Draper Street

Living History Since 1881

Welcome to Draper Street!   Our history goes back to 1881, when many of the Second Empire Victorian homes were first constructed. Although the street was first built for labourers working in the railway lands, it has evolved considerably during the past century.

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Please browse the virtual Draper Street here at draperstreet.com, take a look at the gallery and maps sections, read about the restoration work that has taken place on the street and please do leave comments.

William Henry Draper

William Henry DraperDraper Street was named after William Henry Draper  (b. 1801 – d. 1877) a lawyer, judge, and politician in Upper Canada – read more

lincolnalexanderLincoln M. Alexander

Draper Street is also the birthplace of Lincoln M. Alexander (b. 1922 – d. 2012), The first black member of parliament in Canada, 1968, the first black lieutenant governor in Canada, Province of Ontario ,1985 and Companion of the Order of Canada, 1992 – read more

SPACE

Drapians

Did you used to live on Draper Street?   Drop us a note below and we will publish your story on here!

 
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5 thoughts on “Draper Street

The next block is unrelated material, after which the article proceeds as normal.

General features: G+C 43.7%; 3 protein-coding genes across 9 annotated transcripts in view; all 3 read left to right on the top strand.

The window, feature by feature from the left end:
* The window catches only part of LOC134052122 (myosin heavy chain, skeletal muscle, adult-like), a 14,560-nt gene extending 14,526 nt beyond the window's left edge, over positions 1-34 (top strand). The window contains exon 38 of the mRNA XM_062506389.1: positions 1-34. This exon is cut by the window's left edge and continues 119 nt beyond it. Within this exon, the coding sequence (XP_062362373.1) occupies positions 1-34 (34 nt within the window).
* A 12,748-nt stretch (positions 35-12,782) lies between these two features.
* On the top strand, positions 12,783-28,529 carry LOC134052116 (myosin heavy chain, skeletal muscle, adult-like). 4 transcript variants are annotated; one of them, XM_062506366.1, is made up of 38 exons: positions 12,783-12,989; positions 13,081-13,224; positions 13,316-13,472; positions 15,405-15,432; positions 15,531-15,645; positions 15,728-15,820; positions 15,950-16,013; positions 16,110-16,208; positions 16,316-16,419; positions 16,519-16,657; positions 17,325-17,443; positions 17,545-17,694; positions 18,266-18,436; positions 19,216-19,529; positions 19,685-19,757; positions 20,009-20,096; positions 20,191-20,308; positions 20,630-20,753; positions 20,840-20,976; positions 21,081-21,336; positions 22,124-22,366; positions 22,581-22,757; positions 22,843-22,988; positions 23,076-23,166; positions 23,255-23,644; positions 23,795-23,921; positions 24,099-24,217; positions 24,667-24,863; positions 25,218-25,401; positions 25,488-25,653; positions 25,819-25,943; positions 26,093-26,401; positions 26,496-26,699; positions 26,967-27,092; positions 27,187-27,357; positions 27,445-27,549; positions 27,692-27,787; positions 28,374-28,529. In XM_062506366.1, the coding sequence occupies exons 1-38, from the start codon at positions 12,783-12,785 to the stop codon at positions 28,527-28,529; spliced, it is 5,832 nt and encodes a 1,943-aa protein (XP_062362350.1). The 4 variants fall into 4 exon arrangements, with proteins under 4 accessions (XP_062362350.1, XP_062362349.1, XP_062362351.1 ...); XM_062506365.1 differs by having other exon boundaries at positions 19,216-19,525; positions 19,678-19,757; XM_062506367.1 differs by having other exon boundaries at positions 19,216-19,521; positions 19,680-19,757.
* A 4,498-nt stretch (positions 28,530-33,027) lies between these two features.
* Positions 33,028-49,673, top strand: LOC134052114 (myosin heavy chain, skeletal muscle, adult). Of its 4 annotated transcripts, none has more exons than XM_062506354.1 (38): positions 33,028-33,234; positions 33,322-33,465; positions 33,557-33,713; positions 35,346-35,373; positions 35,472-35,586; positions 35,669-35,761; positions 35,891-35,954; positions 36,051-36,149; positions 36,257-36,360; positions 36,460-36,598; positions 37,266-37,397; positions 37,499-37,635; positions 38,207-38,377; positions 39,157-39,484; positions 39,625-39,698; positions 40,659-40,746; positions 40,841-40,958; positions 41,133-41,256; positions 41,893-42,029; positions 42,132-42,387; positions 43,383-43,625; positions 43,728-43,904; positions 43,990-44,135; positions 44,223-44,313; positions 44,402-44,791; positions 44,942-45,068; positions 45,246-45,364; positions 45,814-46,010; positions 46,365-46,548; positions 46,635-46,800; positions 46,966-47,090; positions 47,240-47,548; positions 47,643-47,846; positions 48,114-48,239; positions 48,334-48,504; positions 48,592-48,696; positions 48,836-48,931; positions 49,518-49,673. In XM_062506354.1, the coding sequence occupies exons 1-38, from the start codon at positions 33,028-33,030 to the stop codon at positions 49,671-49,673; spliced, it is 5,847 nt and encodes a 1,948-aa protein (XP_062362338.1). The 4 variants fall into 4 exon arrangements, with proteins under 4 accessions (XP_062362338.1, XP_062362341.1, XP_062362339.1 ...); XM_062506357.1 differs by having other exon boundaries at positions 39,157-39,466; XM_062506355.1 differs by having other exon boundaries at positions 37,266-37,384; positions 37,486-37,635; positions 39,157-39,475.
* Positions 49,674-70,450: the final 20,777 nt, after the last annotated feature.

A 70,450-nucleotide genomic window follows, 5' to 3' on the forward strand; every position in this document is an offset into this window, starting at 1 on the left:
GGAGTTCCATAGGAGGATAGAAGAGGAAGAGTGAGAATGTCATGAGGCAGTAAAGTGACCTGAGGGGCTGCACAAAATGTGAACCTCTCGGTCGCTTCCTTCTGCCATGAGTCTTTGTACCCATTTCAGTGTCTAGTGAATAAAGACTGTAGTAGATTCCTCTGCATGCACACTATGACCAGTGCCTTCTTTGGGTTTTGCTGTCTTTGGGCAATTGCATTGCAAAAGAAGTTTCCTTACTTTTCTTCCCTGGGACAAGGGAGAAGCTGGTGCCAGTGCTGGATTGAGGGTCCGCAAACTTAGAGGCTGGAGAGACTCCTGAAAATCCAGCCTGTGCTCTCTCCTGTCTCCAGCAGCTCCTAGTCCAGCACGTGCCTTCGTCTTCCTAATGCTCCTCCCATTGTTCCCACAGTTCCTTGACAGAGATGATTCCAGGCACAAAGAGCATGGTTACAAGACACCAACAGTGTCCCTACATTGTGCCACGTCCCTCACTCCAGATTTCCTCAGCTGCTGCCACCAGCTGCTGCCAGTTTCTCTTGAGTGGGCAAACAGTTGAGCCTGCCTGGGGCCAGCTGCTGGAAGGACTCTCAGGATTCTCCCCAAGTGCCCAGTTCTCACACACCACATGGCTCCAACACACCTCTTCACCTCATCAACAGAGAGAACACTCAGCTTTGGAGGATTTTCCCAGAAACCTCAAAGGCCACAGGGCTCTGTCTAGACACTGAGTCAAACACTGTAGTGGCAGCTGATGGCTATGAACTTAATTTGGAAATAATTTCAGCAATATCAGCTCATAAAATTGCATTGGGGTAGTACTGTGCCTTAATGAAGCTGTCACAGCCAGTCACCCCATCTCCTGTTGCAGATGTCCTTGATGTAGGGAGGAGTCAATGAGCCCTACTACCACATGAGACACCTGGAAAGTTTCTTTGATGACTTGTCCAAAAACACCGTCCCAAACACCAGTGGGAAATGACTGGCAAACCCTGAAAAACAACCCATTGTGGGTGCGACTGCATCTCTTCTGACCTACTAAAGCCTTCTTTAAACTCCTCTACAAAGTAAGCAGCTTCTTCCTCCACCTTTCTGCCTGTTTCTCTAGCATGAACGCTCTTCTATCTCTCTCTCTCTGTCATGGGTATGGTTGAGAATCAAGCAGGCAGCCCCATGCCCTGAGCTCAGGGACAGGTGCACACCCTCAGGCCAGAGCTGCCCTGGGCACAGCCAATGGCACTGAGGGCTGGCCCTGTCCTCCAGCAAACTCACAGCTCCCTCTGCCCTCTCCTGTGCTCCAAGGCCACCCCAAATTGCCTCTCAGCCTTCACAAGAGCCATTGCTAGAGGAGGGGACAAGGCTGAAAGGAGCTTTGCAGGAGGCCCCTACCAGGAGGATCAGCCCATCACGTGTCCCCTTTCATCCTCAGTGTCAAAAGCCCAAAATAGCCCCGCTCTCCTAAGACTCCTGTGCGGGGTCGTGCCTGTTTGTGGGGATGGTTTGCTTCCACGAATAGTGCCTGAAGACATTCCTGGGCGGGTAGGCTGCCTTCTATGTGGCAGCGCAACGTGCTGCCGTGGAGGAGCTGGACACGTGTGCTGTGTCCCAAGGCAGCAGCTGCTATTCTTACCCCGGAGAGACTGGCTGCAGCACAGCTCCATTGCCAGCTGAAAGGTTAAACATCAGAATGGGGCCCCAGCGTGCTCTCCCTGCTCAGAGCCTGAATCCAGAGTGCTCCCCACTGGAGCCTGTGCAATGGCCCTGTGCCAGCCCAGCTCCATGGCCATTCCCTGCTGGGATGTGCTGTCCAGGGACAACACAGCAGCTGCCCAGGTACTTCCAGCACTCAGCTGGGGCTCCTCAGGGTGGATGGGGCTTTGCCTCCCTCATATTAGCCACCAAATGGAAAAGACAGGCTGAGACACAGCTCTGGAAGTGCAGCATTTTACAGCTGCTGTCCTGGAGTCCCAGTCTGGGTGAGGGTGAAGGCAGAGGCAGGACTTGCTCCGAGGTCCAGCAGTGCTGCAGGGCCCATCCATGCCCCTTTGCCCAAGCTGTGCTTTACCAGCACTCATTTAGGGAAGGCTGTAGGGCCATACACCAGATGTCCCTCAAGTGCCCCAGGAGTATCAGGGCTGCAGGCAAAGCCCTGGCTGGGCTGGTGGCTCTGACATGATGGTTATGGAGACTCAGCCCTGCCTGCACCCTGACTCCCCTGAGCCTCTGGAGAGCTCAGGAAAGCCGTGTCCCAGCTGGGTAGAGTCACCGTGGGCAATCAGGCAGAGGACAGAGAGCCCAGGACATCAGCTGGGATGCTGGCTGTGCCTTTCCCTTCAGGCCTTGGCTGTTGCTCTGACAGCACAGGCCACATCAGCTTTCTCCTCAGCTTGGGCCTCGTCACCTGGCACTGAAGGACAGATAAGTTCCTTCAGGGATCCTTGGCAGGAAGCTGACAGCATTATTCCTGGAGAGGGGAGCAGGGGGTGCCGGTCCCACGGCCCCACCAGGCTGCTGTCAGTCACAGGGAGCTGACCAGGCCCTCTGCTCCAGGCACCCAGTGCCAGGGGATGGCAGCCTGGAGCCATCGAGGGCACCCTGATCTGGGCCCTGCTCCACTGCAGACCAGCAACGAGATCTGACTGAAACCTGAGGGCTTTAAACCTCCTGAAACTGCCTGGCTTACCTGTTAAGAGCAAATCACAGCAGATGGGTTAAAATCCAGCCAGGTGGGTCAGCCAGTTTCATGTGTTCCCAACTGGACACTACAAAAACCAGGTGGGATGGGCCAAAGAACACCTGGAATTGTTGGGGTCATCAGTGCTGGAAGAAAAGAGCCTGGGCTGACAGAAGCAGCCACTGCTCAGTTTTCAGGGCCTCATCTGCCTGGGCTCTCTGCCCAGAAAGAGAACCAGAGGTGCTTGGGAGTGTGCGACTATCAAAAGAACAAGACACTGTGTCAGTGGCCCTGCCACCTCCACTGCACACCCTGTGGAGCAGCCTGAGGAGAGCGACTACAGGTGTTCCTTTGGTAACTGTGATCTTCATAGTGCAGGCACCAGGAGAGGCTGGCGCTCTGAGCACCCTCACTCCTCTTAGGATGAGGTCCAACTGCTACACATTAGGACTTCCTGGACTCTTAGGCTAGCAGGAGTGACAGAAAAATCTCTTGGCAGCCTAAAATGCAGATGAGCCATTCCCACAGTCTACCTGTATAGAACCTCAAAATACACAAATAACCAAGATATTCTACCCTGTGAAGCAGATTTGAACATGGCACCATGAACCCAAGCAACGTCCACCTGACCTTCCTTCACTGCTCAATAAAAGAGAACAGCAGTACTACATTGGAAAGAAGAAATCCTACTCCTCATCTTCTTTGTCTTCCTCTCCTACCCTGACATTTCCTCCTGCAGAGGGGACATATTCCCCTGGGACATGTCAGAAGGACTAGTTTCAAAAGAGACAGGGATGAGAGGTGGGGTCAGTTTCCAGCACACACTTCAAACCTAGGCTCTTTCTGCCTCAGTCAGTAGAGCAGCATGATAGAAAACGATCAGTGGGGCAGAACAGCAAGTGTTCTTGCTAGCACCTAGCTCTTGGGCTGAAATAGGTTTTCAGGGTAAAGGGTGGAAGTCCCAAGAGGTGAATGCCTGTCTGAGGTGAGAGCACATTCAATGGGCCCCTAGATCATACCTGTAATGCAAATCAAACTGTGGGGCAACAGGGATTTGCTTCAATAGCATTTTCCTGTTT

1. Hello! Thanks for linking to Fort York and Garrison Common Maps project. I see with excitement that you’ve incorporated the Draper Street survey plan by J. Stoughton Dennis, and the ‘zoomable’ Boulton Atlas, that I posted.

    Can you please add links to the respective commentary posts regarding those two maps? That way, people can find out more about the specific map and its origins if they wish to do further investigation. [They took some work to unearth, so I’d like future students/researchers to benefit from that]

    More about the Draper St. plan may be found here:
    http://fortyorkmaps.blogspot.ca/2013/11/1856-dennis-draper-st.html

    About the Boulton atlas:
    http://skritch.blogspot.ca/2013/08/what-would-google-maps-for-Toronto-look-like-in-1858.html

    (or, alternately: http://oldtorontomaps.blogspot.ca/2013/01/1858-boulton-map-of-toronto.html )

    Draper Street is an amazing, living, breathing link to the city’s past. Thanks for putting up this site!

    regards,

    Nathan Ng

  2. Hi Michele Karch-Ackerman – would you please drop us your email address in the form above and we’ll be in touch about an in-depth visit to Draper St! Thanks 🙂

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